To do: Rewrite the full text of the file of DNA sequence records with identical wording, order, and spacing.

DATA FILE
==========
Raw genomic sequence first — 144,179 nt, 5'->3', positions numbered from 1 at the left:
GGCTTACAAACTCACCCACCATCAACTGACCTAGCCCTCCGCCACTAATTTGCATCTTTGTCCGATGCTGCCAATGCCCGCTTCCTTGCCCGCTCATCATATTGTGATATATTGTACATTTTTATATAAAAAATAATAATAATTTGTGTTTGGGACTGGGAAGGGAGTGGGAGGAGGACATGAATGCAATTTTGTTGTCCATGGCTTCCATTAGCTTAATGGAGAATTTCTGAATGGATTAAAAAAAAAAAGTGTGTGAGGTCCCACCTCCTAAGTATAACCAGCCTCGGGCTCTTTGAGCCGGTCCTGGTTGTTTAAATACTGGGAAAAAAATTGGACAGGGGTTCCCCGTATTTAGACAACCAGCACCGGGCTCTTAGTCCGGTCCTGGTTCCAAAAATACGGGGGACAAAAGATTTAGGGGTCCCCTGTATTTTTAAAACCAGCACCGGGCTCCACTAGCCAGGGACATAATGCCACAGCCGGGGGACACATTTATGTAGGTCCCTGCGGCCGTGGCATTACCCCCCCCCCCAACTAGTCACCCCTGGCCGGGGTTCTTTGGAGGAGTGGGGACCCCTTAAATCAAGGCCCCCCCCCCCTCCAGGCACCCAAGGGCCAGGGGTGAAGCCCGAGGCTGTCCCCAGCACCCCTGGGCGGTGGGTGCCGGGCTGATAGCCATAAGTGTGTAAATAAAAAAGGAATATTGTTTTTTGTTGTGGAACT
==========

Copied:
Raw genomic sequence first — 144,179 nt, 5'->3', positions numbered from 1 at the left:
GGCTTACAAACTCACCCACCATCAACTGACCTAGCCCTCCGCCACTAATTTGCATCTTTGTCCGATGCTGCCAATGCCCGCTTCCTTGCCCGCTCATCATATTGTGATATATTGTACATTTTTATATAAAAAATAATAATAATTTGTGTTTGGGACTGGGAAGGGAGTGGGAGGAGGACATGAATGCAATTTTGTTGTCCATGGCTTCCATTAGCTTAATGGAGAATTTCTGAATGGATTAAAAAAAAAAAGTGTGTGAGGTCCCACCTCCTAAGTATAACCAGCCTCGGGCTCTTTGAGCCGGTCCTGGTTGTTTAAATACTGGGAAAAAAATTGGACAGGGGTTCCCCGTATTTAGACAACCAGCACCGGGCTCTTAGTCCGGTCCTGGTTCCAAAAATACGGGGGACAAAAGATTTAGGGGTCCCCTGTATTTTTAAAACCAGCACCGGGCTCCACTAGCCAGGGACATAATGCCACAGCCGGGGGACACATTTATGTAGGTCCCTGCGGCCGTGGCATTACCCCCCCCCCCAACTAGTCACCCCTGGCCGGGGTTCTTTGGAGGAGTGGGGACCCCTTAAATCAAGGCCCCCCCCCCCTCCAGGCACCCAAGGGCCAGGGGTGAAGCCCGAGGCTGTCCCCAGCACCCCTGGGCGGTGGGTGCCGGGCTGATAGCCATAAGTGTGTAAATAAAAAAGGAATATTGTTTTTTGTTGTGGAACT